A Roxborough couple will likely avoid a planned sheriff sale on their Fairthorne Avenue home, after the city zoning board approved a switch to a legal two-family use in a case that put the owners at odds with their civic association.
The home at 525 Fairthorne Ave. is in foreclosure and a sheriff sale is set for Tuesday, owner Daniel Negron said. With the ZBA’s approval, Negron said he now thinks he and wife Susan Fitzpatrick will now be able to close a sale on the house late this week, which had been held up pending the zoning board decision.
The buyer, David Branigan, had an agreement contingent on the city approving two-family use — though the house has been a duplex since at least the 1940s, documents show. The variance application went before the Zoning Board of Adjustment without the support of the Ridge Park Civic Association, which issued a letter in opposition to the plan, saying it was part of a consistent position against converting single-family uses to rentals.
A neighborhood’s rental crackdown
The house has two apartments — one on the first floor and another on the second and third floors, with garages for each — and has been recognized and used as a duplex since at least the 1940s, said lawyer Bill O’Brien, representing the owners.
The couple bought the house in 1990 and lives on the second and third floors, though they haven’t leased out the first-floor apartment, using it for their parents and grown children over the years, O’Brien said.
They submitted to zoning board members the statements of neighbors who have lived on the neat Roxborough block since the late 1940s saying the property has always been two separate dwellings. The house has multiple utility connections, and documents included with the zoning application show Negron and Fitzpatrick purchased it and have been taxed as a duplex — they just haven’t rented to tenants, they said.
With the sale to Branigan, the couple will continue to live upstairs, but a new tenant will be brought in for the one-bedroom apartment on the first floor. That detail lies at the heart of the civic’s opposition, as they try to prevent more rental properties from popping up in Roxborough.
In an April letter to the zoning board, RPCA president Gary Ferris said the group has joined with the Coalition of Civics, a group of local community organizations, to deal with illegal rentals and their effects on the community.
“This property is an example of what is choking the Roxborough/Manayunk community, illegal rentals. The only reason that the owners are applying for zoning relief now is so that they can sell it,” Ferris wrote.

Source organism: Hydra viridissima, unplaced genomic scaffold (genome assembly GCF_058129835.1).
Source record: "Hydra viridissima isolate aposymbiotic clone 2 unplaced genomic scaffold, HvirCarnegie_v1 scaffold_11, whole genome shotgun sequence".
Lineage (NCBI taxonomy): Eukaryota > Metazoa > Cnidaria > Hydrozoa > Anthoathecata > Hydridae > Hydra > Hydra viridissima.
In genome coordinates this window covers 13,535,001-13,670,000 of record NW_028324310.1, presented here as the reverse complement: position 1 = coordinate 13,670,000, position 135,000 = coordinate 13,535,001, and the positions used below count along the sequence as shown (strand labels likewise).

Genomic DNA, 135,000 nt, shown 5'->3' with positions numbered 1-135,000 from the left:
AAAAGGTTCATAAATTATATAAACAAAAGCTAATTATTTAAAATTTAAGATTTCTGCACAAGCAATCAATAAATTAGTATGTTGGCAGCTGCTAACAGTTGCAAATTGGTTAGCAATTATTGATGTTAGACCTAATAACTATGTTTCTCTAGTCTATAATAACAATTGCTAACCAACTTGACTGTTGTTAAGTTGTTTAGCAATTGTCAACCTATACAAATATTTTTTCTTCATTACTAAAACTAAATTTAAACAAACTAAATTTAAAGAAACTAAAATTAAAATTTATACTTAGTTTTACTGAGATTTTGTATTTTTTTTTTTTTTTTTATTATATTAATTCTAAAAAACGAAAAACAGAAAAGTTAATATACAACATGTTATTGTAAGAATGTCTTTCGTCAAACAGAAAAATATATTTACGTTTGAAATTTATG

‘It just doesn’t apply to this property’
Given the property’s history, O’Brien said it made little sense for the RPCA to oppose it on principle now.
“I don’t disagree with the coalition’s stand that they’re trying to avoid illegal conversions and rentals, but it just doesn’t apply to this property,” he said, blaming miscommunication with RPCA board member Patti Brennan for the chilly reception he got at the civic’s last meeting, in June.
There, O’Brien showed up to present the plan, but the group’s board wouldn’t let its members vote because, they said, they hadn’t been informed of the hearing and didn’t have the opportunity to give the adjacent neighbors notice. O’Brien disputed that Tuesday, showing a copy of emails between himself and Brennan in which he asks if his client “can get on the agenda for the June meeting” if he had the zoning case continued at its last scheduled hearing, in May.
Brennan said she told O’Brien and the zoning board there was no need for a continuance since they were already in opposition to the application, and asked for it to be dismissed. She told NewsWorks this week that the civic had never been informed that the continuance was issued, so they had no reason to think O’Brien and Negron would show up at the June meeting looking for a vote.
In another letter to the zoning board, on Monday, Ferris re-stated the civic’s opposition.
“Although we sympathize with the foreclosure process that Mr. O’Brien’s clients are going thru, [sic] our responsibility as a community organization is to the community and we could not make a decision on this property without those affected being notified of the presentation,” the letter states. “We are also concerned that a foreclosure would be used as a basis and reason to change the zoning of a property.”
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